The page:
But Smith played ball, all right—kick returner and wide receiver for North Carolina Central College and by graduation in 1978 he not only hadn't been killed, but he was all-conference at both, positions. That accomplishment attracted the interest of seven pro scouts—until they actually saw Smith for real, instead of on paper. "And you know what they all told me," he says. "Ah, well."
Smith has earned not one, but two bachelor degrees, one in sociology, one in history, and after a year of grad school in guidance counseling at Indiana State he came back to Charlotte with a master plan: He would teach junior high by day and play semi-pro ball by night, for the Carolina Chargers of the American Football Association. There—at last!—an Atlanta scout spotted and signed him. But the little people in the audience shouldn't jump up and down just yet; there is more indignity to come.
"That was last year, and what I got was a free-agent trial," Smith says. "What that means is that first I had to make the 45-man roster, and then I had to make it through the first three games without being cut before I could even collect my bonus for signing." He sighs. "And it was a modest bonus." And then, after an impressive rookie start, 25 kickoff returns for a 20.5-yard average, he was injured at midseason. It isn't true that he was stepped on; he merely slipped and fell on some wet grass, spraining his right knee.
All of which meant that Smith had to make the team all over again this year. Seven punt returns for 51 yards in preseason play didn't hurt. Nor did four kickoff returns for 122 yards, an average of 30.5. Nor did five pass receptions for 74 yards, an average of 14.8. But still, the Falcons kept him hanging by his tiny thumbs until the final day of cuts. Big folks do that to little people a lot.
The specter of big folks also keeps little people awake in the wee hours. "We don't sleep well during the season," Jenkins says. "We're always thinking: Is this the day someone'll pop us off?"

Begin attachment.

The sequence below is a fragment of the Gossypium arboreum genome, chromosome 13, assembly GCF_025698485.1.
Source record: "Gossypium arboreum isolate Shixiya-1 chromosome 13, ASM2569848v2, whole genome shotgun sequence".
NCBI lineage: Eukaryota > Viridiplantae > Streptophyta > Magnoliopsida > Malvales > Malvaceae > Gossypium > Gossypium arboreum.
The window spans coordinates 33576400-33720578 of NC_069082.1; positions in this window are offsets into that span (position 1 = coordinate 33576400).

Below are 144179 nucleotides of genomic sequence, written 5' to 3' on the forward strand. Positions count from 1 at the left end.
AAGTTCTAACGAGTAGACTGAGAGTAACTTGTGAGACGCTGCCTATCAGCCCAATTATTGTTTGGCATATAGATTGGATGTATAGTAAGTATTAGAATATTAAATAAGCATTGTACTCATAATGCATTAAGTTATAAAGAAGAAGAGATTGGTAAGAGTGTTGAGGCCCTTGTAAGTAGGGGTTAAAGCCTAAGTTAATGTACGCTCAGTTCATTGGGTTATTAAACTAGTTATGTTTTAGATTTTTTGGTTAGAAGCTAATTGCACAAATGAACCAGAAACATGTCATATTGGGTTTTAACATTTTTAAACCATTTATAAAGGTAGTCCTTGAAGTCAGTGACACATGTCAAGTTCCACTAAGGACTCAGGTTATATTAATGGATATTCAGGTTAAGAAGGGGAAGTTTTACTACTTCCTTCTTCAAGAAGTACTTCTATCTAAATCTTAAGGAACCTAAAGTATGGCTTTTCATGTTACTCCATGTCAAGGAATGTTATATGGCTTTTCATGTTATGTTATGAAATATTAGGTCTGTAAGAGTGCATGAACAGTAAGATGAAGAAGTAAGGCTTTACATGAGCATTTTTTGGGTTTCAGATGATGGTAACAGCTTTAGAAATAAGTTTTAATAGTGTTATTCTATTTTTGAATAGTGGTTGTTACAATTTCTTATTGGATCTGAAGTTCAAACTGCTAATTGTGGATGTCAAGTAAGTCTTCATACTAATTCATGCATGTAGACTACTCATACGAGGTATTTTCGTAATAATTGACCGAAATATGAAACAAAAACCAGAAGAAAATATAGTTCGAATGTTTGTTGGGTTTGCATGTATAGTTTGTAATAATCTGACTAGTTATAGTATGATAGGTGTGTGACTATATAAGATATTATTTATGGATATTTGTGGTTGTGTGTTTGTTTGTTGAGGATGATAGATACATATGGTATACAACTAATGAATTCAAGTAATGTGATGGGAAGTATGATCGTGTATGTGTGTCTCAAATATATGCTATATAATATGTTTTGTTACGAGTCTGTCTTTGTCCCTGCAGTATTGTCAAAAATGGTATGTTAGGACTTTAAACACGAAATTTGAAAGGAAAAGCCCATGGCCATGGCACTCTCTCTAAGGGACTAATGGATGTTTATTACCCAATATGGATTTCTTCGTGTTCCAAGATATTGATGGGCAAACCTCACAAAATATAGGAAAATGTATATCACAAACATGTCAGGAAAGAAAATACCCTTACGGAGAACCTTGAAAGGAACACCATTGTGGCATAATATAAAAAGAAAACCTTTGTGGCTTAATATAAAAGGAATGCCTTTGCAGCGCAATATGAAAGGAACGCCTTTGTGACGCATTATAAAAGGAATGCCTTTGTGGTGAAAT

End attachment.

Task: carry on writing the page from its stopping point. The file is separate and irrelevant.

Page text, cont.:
"I don't like to play 'fair catch' the ball," Smith says. "I like to play let's run the ball. And I don't want to run around them; I want to run under them."
Jenkins shudders delicately at the thought. "But remember, my boy, when you're small, the officials can't see the awful things those guys do to you when they catch you."
"Thing is," says Smith, "that a bigger guy can take a bigger hit. Maybe the injury puts him down for a couple of games. But with us, if we get popped just the right way, we're out for the year. That's what makes this such an exciting gamble. Every game, man."
"Isn't he cute?" says Jenkins. "He's like a little teddy bear, isn't he?"
Well, perhaps just a little bit, at that. For a small man, Smith is deceptively wide—40-inch chest, 30-inch waist and 25-inch thighs. He's the strongest of the Falcon receivers, able to bench-press 265 pounds. He's a bachelor, whose only vices seem to be junk food and the TV soap General Hospital, and much of the time he's soberly reflective. "It's ironic, I know," he says, "but now that I've made the team, it isn't quite what I expected. I had thought all of it would be somehow more glamorous. The games are great, but keeping yourself up through the week is an enormous mental strain. I figure I'll play three more years, tops, If I'm lucky, I'll go out the way I came in: no operations, no cuts on my body. The minute somebody goes to cut me, I'm gone."
It is after the opening game now, and fresh from the shower, Smith produces a silver spray bottle of cologne. He fizzes a shot behind each ear. "When I retire, I'm going to operate a halfway house for underprivileged kids," he says. "By then, I'll have my master's degree in counseling." He tugs out the front of his plum-colored shirt and blasts a burst of the cologne down across his chest. The area just around his locker starts to take on a wildly heady aroma. "It sounds corny but I particularly want to help little kids...the runts of the world. Big kids get all the attention. I want to help the little kids gain a sense of confidence."
A few lockers away, Jenkins looks urbane and worldly, as ever. He pushes his tinted glasses up on his forehead, a studied gesture. He's wearing a pair of obviously expensive brown-and-white shoes that Fred Astaire would kill for. "As for me," he says, "I'm going to take it one season at a time, as the clichè has it. I mean, look at me: Right now I feel wonderful. That's because the adrenaline of the game is still flowing. But here's what'll happen: I'll go home and take a little nap. Then I'll get up for dinner about seven o'clock. I'll pour myself a little glass of wine. And just as I raise the wineglass to my lips: Wham! The pain will strike. And it will stay with me, everything hurting, until game time next Sunday."
"Ah, but listen," says Smith. "It's the game that counts."
Jenkins looks at his little pal and nods. It sums up their philosophy: the game, the game.
"You got it, shorty," he says.